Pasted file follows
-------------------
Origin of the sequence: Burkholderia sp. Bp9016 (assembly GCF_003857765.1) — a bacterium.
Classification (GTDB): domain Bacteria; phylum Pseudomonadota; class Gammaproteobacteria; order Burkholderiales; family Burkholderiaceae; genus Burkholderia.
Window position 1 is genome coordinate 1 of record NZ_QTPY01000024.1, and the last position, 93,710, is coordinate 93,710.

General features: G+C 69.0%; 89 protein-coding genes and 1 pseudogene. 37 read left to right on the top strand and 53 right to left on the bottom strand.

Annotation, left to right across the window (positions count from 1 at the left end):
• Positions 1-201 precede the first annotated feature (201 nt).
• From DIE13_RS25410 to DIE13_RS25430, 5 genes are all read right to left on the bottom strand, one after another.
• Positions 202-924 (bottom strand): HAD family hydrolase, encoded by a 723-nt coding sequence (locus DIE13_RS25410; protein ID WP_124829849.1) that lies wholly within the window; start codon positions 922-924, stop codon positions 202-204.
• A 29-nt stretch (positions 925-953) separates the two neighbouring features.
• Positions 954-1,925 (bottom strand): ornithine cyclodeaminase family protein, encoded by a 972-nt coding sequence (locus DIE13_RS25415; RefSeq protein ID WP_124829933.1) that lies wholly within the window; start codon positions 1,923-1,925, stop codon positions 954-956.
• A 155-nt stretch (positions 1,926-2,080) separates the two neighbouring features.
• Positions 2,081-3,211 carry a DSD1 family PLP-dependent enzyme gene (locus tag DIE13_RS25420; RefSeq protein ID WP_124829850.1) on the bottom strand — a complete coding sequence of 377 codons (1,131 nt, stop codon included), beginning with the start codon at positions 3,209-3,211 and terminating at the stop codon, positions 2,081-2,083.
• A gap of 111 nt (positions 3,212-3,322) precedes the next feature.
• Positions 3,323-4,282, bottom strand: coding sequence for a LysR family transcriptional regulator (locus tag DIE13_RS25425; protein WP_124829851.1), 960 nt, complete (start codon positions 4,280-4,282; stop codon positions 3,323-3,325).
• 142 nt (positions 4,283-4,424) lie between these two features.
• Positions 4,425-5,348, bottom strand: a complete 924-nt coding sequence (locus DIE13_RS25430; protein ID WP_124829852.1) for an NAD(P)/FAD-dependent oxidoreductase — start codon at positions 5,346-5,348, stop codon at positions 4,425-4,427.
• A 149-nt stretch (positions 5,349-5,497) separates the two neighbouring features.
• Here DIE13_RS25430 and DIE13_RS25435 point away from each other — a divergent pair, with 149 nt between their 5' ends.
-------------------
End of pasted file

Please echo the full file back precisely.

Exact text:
Origin of the sequence: Burkholderia sp. Bp9016 (assembly GCF_003857765.1) — a bacterium.
Classification (GTDB): domain Bacteria; phylum Pseudomonadota; class Gammaproteobacteria; order Burkholderiales; family Burkholderiaceae; genus Burkholderia.
Window position 1 is genome coordinate 1 of record NZ_QTPY01000024.1, and the last position, 93,710, is coordinate 93,710.

General features: G+C 69.0%; 89 protein-coding genes and 1 pseudogene. 37 read left to right on the top strand and 53 right to left on the bottom strand.

Annotation, left to right across the window (positions count from 1 at the left end):
• Positions 1-201 precede the first annotated feature (201 nt).
• From DIE13_RS25410 to DIE13_RS25430, 5 genes are all read right to left on the bottom strand, one after another.
• Positions 202-924 (bottom strand): HAD family hydrolase, encoded by a 723-nt coding sequence (locus DIE13_RS25410; protein ID WP_124829849.1) that lies wholly within the window; start codon positions 922-924, stop codon positions 202-204.
• A 29-nt stretch (positions 925-953) separates the two neighbouring features.
• Positions 954-1,925 (bottom strand): ornithine cyclodeaminase family protein, encoded by a 972-nt coding sequence (locus DIE13_RS25415; RefSeq protein ID WP_124829933.1) that lies wholly within the window; start codon positions 1,923-1,925, stop codon positions 954-956.
• A 155-nt stretch (positions 1,926-2,080) separates the two neighbouring features.
• Positions 2,081-3,211 carry a DSD1 family PLP-dependent enzyme gene (locus tag DIE13_RS25420; RefSeq protein ID WP_124829850.1) on the bottom strand — a complete coding sequence of 377 codons (1,131 nt, stop codon included), beginning with the start codon at positions 3,209-3,211 and terminating at the stop codon, positions 2,081-2,083.
• A gap of 111 nt (positions 3,212-3,322) precedes the next feature.
• Positions 3,323-4,282, bottom strand: coding sequence for a LysR family transcriptional regulator (locus tag DIE13_RS25425; protein WP_124829851.1), 960 nt, complete (start codon positions 4,280-4,282; stop codon positions 3,323-3,325).
• 142 nt (positions 4,283-4,424) lie between these two features.
• Positions 4,425-5,348, bottom strand: a complete 924-nt coding sequence (locus DIE13_RS25430; protein ID WP_124829852.1) for an NAD(P)/FAD-dependent oxidoreductase — start codon at positions 5,346-5,348, stop codon at positions 4,425-4,427.
• A 149-nt stretch (positions 5,349-5,497) separates the two neighbouring features.
• Here DIE13_RS25430 and DIE13_RS25435 point away from each other — a divergent pair, with 149 nt between their 5' ends.